Image: (Credits photo: Time)
Mum was in such a spin.
She kept repeating the need for urgency.
‘The train,’ she said. ‘We can’t be missing the train.’
Relax we told her it was only six o’clock, the sun was just rising and we had a good twenty –six hours before the thirty-three o’ seven.
But mum was adamant we get a move on, as our holiday was a once in a lifetime opportunity to see one of the great spectacles of our time.
Uncle Tom’s Fairy Garden.
Uncle Tom was mum’s older brother. A likeable fellow if not a tad eccentric. He lived in the country in a little old house that mum had been brought up in.
The problem of course was getting there. Uncle you see had passed away some twenty years prior and the only way to get there was on the Time Train.
Only one Time Train ran backwards through time and it was the one mum was beginning to get paranoid about.
But of course all was in readiness as it always is with mum organising things and we arrived at the station with plenty of minutes to spare.
The thirty-three 0 seven was a very imposing steam locomotive resting on Platform Upper Level six.
We lugged out luggage up the stairs and found our seats.
The journey would take a few hours and mum had arranged for Uncle Tom to collect us at the station. I was never sure how mum managed that but there he was, a tall and imposing man, waiting at the station ready to pile us all into his old Chev.
We kids stayed out in the sleep out.
We had stepped out of 2015 and back into 1960. As Uncle Tom was always saying in the good old day’s life was slower, I tended to think of it as standing still.
Uncle Tom had the most wonderful garden. He grew all manner of vegetables, he had a very alluring cactus garden, and one I was often afraid to enter for fear of injuring myself.
But our favourite was his fern garden.
This garden always had a charm and attraction for me. Set back into a back corner of his yard and shaded by large banksias and a massive tree fern it always gave off an air of peace and excitement.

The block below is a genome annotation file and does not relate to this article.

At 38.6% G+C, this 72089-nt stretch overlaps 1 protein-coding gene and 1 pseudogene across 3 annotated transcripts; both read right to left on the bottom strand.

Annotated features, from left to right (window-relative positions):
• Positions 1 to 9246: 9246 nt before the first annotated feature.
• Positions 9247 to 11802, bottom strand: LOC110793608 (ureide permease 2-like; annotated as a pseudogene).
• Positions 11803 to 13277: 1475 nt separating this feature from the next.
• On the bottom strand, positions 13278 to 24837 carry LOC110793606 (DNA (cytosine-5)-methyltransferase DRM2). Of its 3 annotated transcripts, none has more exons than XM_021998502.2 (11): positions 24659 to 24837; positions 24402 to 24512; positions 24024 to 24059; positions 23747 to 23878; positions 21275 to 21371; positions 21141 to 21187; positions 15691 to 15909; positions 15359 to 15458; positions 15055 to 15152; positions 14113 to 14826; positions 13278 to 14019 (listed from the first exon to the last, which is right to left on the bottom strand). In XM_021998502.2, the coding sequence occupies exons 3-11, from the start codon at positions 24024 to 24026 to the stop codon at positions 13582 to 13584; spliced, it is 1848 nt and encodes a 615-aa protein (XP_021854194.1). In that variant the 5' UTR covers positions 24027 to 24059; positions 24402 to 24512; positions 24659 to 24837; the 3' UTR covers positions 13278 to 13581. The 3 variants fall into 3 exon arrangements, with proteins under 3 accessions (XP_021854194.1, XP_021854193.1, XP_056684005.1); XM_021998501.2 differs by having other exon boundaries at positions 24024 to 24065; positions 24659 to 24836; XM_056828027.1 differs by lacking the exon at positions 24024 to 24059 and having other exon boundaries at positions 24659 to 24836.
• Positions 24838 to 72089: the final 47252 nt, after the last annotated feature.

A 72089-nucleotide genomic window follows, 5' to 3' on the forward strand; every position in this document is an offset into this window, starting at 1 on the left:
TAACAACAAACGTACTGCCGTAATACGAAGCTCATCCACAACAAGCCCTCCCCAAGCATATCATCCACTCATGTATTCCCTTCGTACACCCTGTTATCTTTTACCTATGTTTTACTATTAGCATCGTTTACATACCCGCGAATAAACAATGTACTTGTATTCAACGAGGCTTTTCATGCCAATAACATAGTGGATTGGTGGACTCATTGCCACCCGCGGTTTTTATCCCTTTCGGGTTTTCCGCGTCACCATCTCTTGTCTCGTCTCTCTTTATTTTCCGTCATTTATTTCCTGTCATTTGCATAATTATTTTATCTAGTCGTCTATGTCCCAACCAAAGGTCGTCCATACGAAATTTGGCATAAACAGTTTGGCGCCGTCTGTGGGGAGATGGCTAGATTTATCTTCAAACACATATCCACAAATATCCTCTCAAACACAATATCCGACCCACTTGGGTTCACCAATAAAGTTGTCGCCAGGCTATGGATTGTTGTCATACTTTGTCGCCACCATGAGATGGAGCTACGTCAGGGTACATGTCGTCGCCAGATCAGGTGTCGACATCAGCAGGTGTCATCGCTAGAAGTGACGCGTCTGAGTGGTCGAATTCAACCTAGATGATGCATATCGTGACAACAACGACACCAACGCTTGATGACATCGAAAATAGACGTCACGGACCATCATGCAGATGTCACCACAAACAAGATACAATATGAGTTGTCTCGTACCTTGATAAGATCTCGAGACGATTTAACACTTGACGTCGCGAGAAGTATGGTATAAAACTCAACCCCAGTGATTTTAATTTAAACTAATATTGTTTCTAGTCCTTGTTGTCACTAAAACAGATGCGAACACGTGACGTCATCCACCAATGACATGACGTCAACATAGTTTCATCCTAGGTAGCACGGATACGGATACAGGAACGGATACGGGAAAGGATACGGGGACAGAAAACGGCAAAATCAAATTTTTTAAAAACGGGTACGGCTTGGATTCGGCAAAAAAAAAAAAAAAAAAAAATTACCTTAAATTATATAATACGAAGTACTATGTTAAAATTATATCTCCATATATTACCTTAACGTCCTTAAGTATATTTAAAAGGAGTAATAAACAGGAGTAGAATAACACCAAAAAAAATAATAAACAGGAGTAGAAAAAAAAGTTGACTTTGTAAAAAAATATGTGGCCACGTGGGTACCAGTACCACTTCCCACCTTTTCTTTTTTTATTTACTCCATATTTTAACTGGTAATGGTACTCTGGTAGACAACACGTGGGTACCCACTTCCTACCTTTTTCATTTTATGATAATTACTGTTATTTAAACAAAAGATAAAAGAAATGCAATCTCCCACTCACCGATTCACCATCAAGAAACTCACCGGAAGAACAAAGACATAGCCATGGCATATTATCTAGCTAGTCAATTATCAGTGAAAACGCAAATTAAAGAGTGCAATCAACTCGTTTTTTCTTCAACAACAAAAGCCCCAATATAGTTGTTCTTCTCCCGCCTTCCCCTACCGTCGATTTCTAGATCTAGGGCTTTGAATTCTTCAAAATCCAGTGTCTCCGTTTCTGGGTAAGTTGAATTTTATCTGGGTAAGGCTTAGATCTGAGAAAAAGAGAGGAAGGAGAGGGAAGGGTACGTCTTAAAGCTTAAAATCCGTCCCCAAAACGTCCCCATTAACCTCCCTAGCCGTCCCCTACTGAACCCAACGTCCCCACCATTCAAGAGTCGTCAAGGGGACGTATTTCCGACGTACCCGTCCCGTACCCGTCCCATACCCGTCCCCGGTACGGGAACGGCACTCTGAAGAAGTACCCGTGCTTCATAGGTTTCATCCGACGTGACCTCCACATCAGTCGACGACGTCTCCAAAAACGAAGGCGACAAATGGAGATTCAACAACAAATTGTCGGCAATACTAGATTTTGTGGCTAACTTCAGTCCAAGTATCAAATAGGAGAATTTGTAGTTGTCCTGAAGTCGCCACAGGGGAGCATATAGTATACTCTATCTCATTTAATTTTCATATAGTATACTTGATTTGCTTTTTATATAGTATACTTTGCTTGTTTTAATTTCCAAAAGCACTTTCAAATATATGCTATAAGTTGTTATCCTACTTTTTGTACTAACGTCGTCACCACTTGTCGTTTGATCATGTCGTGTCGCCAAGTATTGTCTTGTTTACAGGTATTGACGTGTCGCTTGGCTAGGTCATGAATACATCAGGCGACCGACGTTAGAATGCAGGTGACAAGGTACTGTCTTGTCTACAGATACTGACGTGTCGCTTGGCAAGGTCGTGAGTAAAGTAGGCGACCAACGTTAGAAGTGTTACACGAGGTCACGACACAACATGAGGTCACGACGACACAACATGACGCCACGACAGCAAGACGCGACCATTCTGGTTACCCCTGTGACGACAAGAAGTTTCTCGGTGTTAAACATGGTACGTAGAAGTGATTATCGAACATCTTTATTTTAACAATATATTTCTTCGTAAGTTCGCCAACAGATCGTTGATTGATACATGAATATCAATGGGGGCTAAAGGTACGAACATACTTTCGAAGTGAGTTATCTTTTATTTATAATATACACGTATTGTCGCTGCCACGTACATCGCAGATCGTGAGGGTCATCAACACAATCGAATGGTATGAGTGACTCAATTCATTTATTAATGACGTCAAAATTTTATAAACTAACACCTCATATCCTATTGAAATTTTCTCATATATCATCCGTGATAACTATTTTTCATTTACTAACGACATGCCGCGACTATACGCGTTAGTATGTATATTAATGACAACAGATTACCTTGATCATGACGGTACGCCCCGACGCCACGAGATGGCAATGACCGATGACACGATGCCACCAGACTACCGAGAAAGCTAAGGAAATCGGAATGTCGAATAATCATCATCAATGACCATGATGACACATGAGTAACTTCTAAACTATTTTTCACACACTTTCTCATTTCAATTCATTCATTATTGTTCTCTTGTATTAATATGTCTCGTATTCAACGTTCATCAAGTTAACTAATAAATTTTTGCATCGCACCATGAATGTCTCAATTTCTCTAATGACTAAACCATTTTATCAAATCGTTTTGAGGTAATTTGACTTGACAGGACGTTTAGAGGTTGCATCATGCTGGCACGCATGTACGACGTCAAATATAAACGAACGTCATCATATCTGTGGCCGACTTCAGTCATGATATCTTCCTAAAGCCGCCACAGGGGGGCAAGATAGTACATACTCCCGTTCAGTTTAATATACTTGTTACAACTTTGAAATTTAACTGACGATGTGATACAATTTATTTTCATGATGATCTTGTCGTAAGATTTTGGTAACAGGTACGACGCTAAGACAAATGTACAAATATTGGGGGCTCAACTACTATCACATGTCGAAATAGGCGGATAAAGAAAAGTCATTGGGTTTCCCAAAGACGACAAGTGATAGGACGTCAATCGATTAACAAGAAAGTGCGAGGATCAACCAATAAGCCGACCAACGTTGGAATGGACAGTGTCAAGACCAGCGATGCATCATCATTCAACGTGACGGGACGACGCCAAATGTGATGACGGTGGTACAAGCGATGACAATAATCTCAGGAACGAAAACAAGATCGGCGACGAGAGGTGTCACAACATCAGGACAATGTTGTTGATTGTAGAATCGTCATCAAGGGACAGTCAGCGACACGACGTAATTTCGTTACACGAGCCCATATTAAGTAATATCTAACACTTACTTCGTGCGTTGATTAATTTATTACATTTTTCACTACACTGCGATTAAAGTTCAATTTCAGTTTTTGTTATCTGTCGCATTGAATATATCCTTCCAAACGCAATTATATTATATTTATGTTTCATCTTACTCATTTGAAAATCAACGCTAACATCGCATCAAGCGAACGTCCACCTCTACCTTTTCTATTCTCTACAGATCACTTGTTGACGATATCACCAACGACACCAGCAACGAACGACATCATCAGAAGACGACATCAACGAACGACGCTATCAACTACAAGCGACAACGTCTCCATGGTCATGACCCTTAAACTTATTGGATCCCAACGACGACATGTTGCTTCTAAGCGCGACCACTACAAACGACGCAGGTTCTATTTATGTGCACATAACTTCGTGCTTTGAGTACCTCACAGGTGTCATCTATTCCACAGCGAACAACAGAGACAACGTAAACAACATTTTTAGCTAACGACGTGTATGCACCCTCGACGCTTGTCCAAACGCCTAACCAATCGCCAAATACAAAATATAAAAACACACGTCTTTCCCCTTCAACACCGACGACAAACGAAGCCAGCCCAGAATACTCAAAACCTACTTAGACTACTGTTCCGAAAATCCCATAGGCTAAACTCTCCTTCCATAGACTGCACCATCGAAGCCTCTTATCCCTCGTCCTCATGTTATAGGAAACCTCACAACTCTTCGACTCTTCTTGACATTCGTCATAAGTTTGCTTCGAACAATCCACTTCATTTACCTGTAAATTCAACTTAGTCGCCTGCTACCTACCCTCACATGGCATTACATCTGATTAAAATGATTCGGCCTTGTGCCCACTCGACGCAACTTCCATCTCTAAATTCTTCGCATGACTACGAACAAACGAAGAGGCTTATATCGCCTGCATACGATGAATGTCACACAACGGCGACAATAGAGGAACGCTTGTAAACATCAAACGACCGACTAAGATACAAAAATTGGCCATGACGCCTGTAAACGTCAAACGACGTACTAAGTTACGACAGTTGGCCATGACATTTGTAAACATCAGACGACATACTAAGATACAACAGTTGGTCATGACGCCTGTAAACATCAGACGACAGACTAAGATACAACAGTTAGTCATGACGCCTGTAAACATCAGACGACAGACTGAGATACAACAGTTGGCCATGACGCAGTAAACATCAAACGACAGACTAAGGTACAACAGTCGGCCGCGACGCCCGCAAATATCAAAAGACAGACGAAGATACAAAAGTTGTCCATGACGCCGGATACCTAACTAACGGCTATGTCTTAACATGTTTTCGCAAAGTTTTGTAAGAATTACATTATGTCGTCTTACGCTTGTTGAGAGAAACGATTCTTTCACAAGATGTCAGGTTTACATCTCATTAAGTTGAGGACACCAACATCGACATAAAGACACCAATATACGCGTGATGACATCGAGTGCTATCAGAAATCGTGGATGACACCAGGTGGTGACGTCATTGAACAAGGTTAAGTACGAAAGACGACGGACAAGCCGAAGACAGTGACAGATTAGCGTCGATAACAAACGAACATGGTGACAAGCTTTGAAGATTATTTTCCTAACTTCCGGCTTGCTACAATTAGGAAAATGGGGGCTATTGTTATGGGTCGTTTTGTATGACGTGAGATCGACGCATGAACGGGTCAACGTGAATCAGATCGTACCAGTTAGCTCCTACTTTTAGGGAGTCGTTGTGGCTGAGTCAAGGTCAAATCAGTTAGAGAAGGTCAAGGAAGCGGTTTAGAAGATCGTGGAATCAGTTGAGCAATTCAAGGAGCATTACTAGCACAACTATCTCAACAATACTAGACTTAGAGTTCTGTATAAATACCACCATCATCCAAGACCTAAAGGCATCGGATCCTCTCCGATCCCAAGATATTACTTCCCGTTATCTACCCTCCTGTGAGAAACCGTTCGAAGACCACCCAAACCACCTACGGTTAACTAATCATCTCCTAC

It was the coolest place on a hot summers day and the warmest place to be in winter.
But it was the fairies we most loved to see.
Uncle Tom would tell us to go out into the garden and see if there were any about which was one way he knew to get us out of the house so he and mum could have a real chinwag.
I often wondered what they did talk about when they were both fifty odd years into their pasts.
We would poke about in the ferns calling and looking under each fern but we could never see anything or anyone.
This led us to wander back in and inform Uncle Tom that there were no fairies.
He would then come out with us and before we knew it there were fairies everywhere.
They would come out and sit on our shoulders, try and sell us their wares, sing to us and one would always try and sell one of their kids to us.
I asked Uncle Tom if the fairies were still here in the present time.
He had an infectious smile and gave me one before telling me that they are here but as I had grew older they would be more invisible to me then than they were now.
‘They only come out to kids and me and one other.’ He said.
We played amongst the ferns each day of our holiday. On the last day mum came into the garden with us. She sat with the fairies and spoke to them in a language I had not heard before. They sat around her listening as she held court among them.
When she was finished she stood up and the fairies as one bowed to her before disappearing into the garden.
We kids were dumbfounded.
Mum looked around us, smiled and giggled to herself and said: ‘Time to go. Pack your things, we have a train to catch.’
‘But?’ we all stammered.
She looked at each of us and then at Uncle Tom. ‘Every fifty years they look forward to a visit from their Fairy Queen.’
As we packed we were speechless. Our mother, the Fairy Queen?
All this happened when I was six years old.
I took more notice of mum after that, discovering she was a constant source of surprise.